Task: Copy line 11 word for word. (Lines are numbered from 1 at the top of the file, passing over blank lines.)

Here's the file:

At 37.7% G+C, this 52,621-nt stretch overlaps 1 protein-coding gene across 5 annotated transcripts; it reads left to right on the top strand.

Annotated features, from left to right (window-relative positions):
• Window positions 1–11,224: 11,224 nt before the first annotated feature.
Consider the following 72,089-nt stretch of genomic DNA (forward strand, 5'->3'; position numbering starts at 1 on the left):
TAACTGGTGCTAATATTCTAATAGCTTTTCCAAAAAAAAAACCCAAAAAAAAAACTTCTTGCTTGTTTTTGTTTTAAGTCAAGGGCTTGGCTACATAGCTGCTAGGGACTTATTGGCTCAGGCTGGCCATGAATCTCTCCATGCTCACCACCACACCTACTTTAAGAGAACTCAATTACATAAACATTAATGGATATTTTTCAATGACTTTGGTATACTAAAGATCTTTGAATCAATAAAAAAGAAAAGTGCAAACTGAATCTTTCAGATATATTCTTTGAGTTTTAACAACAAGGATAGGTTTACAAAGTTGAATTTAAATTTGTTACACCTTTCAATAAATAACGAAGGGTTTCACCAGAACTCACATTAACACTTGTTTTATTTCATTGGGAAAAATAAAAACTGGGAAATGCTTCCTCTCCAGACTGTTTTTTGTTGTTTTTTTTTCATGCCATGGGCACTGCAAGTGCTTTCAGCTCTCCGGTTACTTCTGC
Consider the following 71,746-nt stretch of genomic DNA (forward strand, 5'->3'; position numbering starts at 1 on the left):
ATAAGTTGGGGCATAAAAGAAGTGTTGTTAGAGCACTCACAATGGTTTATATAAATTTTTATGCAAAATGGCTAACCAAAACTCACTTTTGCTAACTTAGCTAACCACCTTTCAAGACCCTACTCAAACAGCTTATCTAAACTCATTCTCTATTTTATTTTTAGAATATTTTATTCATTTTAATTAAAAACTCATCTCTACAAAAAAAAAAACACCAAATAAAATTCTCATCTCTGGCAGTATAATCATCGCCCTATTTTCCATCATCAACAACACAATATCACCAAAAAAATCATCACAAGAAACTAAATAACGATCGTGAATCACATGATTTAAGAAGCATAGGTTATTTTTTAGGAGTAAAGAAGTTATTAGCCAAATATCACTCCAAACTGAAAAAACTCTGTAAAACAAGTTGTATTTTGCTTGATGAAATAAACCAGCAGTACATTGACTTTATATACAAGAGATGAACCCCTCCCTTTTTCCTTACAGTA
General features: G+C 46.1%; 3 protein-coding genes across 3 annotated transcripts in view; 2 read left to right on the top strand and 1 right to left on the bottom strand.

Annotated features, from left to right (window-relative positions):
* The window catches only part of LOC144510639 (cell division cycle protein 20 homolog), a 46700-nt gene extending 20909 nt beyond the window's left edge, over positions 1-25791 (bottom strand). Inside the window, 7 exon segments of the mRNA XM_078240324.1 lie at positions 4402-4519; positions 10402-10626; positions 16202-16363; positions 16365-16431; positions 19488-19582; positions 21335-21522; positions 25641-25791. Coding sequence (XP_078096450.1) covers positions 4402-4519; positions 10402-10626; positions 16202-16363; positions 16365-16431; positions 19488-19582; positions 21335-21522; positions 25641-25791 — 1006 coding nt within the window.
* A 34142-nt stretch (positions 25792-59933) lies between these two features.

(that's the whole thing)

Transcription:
* A 34142-nt stretch (positions 25792-59933) lies between these two features.